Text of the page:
By Vishnu Tej Gunisati And Suganesh R.
The aim of this article is to draw the attention of the reader to the current problems and limitations associated with crystalline silicon solar cells and how the perovskite solar cells are capable of overcoming the issues in efficiency and the production costs of crystalline solar cells. In the beginning of the article we will first introduce various aspects of silicon solar cells i.e. the material introduction, method of manufacture of both crystalline silicon solar cells and perovskite solar cell. Then we explicate the advantages of the later by comparative analysis of both types of cell and conclude with the significance of reorienting the solar energy markets towards adopting perovskite solar cell.
Hydropower in India
By Suveda Bobbili & Ann Mary John
India is currently the world’s fifth-largest hydropower producer with a total installed capacity of 50 GW. The first hydro-electric power plant in the country was established in Darjeeling, in 1898 and then Shivanasamudra in1902. As of March 31, 2020, 13.61% of India’s electricity demand is met using hydropower (large and small hydro), while other renewable sources (wind, biomass power/cogeneration, waste to energy, solar power) constitute 22.24% of the supply. This paper provides an overview of the hydropower sector of the country, with a special focus on small-hydro projects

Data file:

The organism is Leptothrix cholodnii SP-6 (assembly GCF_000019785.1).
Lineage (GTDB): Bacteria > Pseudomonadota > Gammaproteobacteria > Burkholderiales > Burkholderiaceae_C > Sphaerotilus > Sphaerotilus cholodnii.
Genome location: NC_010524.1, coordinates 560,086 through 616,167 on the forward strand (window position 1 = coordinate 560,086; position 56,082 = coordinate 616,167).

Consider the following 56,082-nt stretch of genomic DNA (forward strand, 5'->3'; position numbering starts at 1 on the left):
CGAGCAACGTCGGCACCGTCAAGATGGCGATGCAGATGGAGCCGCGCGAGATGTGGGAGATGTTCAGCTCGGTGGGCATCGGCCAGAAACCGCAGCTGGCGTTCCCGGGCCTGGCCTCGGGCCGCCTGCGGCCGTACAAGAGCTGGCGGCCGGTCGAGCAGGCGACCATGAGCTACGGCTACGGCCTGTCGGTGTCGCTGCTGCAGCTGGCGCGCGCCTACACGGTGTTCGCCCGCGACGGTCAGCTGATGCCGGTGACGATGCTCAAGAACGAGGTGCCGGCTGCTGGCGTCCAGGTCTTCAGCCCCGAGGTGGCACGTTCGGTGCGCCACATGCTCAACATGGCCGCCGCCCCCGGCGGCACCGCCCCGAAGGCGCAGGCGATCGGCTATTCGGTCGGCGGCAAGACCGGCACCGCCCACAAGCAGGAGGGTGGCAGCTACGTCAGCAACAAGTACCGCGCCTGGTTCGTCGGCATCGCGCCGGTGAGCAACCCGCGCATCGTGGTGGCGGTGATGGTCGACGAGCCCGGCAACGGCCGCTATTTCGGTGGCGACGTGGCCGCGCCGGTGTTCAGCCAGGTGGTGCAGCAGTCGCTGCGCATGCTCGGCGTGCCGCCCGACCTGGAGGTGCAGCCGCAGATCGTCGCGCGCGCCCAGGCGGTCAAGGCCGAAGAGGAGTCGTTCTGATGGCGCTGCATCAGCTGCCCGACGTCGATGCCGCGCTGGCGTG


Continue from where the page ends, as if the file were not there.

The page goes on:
Energising Nature: Rethinking the Sustainability of Renewable Energy Usage Vis-à-Vis Wildlife Conservation
By Ashna D
In recent years, the switch to renewable energy sources has received considerable global attention. Nevertheless, a transition to renewable energy production can crucially affect weather patterns and existing habitat characteristics, resulting in critical biodiversity loss. These changes include altering species habitats, animal migration patterns, damaging croplands, and increasing human-wildlife conflict. Therefore, climate change problems, wildlife conservation, and energy production cannot be addressed in isolation. This article briefly discusses some aspects of this complex relationship between human-wildlife conflict and renewable energy production and argues in favour of a community commons-based approach to address some emerging problems.